A narrow selection of tech stocks is hitting new highs, despite gravity generated by the coronavirus pandemic. These mavericks are attracting steady buying interest because investors and speculators view them as immune or resistant to revenue loss in the second quarter, whether through proprietary products, market advantages, or just plain dumb money optimism. Whatever the reason, these issues could ease the pain and suffering generated by first quarter portfolio losses.
It's also worth pointing out that chip stocks have shown resilience so far in 2020, with the PHLX Semiconductor Index (SOX) sitting comfortably above the 50-month exponential moving average (EMA), which often marks the dividing line between bull and bear markets. The SOX is also trading less than 300 points under February's all-time high, with top performers Advanced Micro Devices, Inc. (AMD) and NVIDIA Corporation (NVDA) leading the way. This leadership marks a bright spot in an otherwise dark and dreary period for the financial markets.
Akamai Technologies, Inc. (AKAM), a tech darling of the dot-com era, has just broken out to a 20-year high. The stock bottomed out at 56 cents in October 2002 after a furious decline began near $350 at the turn of the millennium. It bounced into the upper $50s in 2007, marking a resistance level that triggered multiple failed breakouts before a persistent uptrend set into motion in January 2019 and completed the effort.
The rally also marked a breakout above a four-year cup and handle pattern, establishing new support in the mid-70s. The first quarter decline tested that level successfully, yielding buying interest that has now surged to a new high. The on-balance volume (OBV) accumulation-distribution indicator shows healthy buying interest but still hasn't broken out above the February 2020 peak, generating a mild bearish divergence.
Zynga Inc. (ZNGA) is tapping into an at-home population that has lots of time to play games on the Facebook, Inc. (FB) platform or on their mobile devices. Zynga stock got crushed after hitting an all-time high at $15.91 just three months after coming public at $11.00 in December 2011, dropping to $2.09 in November 2012. It undercut that level by 31 cents in 2016 and turned higher, completing a double bottom reversal that initiated a new uptrend.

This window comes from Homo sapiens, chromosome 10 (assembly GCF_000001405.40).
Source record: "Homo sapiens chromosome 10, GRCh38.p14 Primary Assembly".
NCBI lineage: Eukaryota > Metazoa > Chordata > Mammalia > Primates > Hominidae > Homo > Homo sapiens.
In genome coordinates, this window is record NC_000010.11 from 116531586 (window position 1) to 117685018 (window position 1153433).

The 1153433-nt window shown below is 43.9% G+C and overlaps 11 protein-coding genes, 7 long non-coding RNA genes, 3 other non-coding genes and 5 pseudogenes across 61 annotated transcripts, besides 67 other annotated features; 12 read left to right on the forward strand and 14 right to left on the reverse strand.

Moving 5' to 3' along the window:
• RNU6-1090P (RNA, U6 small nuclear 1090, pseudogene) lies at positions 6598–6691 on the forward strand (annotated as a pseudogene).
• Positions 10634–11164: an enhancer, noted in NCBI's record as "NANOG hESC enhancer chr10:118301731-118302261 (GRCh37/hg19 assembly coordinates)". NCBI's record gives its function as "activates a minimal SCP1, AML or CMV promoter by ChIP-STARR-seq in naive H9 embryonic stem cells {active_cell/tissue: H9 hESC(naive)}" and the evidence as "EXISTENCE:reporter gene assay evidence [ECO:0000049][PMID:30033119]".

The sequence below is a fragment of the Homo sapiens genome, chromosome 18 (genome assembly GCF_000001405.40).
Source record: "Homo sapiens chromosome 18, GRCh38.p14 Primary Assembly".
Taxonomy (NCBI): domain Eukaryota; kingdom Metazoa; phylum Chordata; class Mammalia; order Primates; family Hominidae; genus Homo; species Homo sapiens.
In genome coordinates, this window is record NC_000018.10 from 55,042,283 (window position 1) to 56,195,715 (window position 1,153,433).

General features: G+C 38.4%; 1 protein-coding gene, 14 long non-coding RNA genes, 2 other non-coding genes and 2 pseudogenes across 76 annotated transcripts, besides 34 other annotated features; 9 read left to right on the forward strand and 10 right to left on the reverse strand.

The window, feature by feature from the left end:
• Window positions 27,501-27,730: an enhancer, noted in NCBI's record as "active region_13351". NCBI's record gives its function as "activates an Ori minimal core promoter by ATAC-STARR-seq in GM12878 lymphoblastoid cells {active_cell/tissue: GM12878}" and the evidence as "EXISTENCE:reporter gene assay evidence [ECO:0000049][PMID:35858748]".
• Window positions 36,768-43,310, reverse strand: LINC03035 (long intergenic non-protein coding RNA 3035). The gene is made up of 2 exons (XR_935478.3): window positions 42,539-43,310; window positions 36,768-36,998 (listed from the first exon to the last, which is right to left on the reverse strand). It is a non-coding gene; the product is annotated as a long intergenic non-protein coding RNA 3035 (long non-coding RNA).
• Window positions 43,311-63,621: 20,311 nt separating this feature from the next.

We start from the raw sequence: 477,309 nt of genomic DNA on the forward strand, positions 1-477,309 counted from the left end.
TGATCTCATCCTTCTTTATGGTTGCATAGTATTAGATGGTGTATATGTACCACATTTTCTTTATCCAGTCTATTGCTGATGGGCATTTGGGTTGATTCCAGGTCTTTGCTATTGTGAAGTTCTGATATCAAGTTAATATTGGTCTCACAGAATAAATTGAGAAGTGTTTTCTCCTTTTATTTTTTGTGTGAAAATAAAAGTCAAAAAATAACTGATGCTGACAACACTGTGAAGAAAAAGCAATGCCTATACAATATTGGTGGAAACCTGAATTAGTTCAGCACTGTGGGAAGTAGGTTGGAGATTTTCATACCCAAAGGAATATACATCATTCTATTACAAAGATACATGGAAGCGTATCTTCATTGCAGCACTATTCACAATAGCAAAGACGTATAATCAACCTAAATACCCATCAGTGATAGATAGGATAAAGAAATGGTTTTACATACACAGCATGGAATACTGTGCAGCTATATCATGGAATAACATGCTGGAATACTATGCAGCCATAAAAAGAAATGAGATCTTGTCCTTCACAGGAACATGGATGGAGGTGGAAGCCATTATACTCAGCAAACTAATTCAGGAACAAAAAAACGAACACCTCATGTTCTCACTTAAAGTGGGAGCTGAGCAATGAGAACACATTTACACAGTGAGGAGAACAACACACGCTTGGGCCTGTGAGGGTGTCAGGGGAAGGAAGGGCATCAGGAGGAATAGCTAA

The rally reached 2014 resistance at $5.89 in May 2019 and broke out, but the stock spent the next 11 months bouncing along new support before last week's buying spike reached the highest high since June 2012. The next major resistance comes at the IPO opening print, so there's plenty of upside from the current level into that barrier. However, OBV is still hovering below the 2019 and January 2020 highs, setting off a bearish divergence.
DociSign, Inc. (DOCU) came public at $38.00 in April 2018 and entered an immediate uptrend, reaching $66.80 in June. The stock failed a breakout attempt in August and turned sharply lower, dropping through the IPO opening print and into an all-time low at $35.06 in November. That marked a buying opportunity, ahead of a two-wave uptick that completed a round trip into the prior high in October 2019.
A November breakout posted limited gains into January 2020, when the stock took off in a momentum-fueled advance at stalled at $92.55 in February. It fell a modest 30% into March and bounced strongly, returning to resistance at month's end. Price action completed a small-scale cup and handle breakout on April 15, lifting to an all-time high at $105.15. Unlike Akamai Technologies or Zynga, OBV for DocuSign has broken out to a new high with price.
The Bottom Line
A basket of small and mid-sized tech stocks is hitting new highs, despite pandemic headwinds.
Disclosure: The author held no positions in the aforementioned securities at the time of publication.